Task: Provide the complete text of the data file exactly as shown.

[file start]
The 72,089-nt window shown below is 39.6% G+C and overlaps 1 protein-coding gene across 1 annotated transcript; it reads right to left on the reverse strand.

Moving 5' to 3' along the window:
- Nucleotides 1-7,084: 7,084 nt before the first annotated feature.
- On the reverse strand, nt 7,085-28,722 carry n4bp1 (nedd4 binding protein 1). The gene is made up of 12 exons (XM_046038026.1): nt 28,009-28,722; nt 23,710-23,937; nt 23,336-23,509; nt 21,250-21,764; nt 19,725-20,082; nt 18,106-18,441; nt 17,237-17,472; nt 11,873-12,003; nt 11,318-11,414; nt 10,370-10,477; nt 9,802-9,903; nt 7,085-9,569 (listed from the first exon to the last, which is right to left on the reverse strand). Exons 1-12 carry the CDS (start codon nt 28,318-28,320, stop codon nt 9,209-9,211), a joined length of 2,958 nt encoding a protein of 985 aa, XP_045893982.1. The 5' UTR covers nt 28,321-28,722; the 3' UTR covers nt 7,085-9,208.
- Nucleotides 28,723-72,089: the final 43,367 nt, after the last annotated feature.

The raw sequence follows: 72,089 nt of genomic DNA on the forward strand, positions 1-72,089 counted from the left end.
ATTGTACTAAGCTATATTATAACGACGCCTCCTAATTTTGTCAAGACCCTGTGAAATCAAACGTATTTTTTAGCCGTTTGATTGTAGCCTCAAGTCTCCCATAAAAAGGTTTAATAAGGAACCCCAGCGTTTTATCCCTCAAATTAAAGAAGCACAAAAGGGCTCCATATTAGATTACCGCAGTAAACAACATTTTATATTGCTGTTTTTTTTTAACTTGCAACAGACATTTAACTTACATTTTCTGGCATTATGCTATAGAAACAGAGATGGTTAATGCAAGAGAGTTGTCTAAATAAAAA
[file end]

The 72,089-nt window shown below is 39.6% G+C and overlaps 1 protein-coding gene across 1 annotated transcript; it reads right to left on the reverse strand.

Moving 5' to 3' along the window:
- Nucleotides 1-7,084: 7,084 nt before the first annotated feature.
- On the reverse strand, nt 7,085-28,722 carry n4bp1 (nedd4 binding protein 1). The gene is made up of 12 exons (XM_046038026.1): nt 28,009-28,722; nt 23,710-23,937; nt 23,336-23,509; nt 21,250-21,764; nt 19,725-20,082; nt 18,106-18,441; nt 17,237-17,472; nt 11,873-12,003; nt 11,318-11,414; nt 10,370-10,477; nt 9,802-9,903; nt 7,085-9,569 (listed from the first exon to the last, which is right to left on the reverse strand). Exons 1-12 carry the CDS (start codon nt 28,318-28,320, stop codon nt 9,209-9,211), a joined length of 2,958 nt encoding a protein of 985 aa, XP_045893982.1. The 5' UTR covers nt 28,321-28,722; the 3' UTR covers nt 7,085-9,208.
- Nucleotides 28,723-72,089: the final 43,367 nt, after the last annotated feature.

The raw sequence follows: 72,089 nt of genomic DNA on the forward strand, positions 1-72,089 counted from the left end.
ATTGTACTAAGCTATATTATAACGACGCCTCCTAATTTTGTCAAGACCCTGTGAAATCAAACGTATTTTTTAGCCGTTTGATTGTAGCCTCAAGTCTCCCATAAAAAGGTTTAATAAGGAACCCCAGCGTTTTATCCCTCAAATTAAAGAAGCACAAAAGGGCTCCATATTAGATTACCGCAGTAAACAACATTTTATATTGCTGTTTTTTTTTAACTTGCAACAGACATTTAACTTACATTTTCTGGCATTATGCTATAGAAACAGAGATGGTTAATGCAAGAGAGTTGTCTAAATAAAAA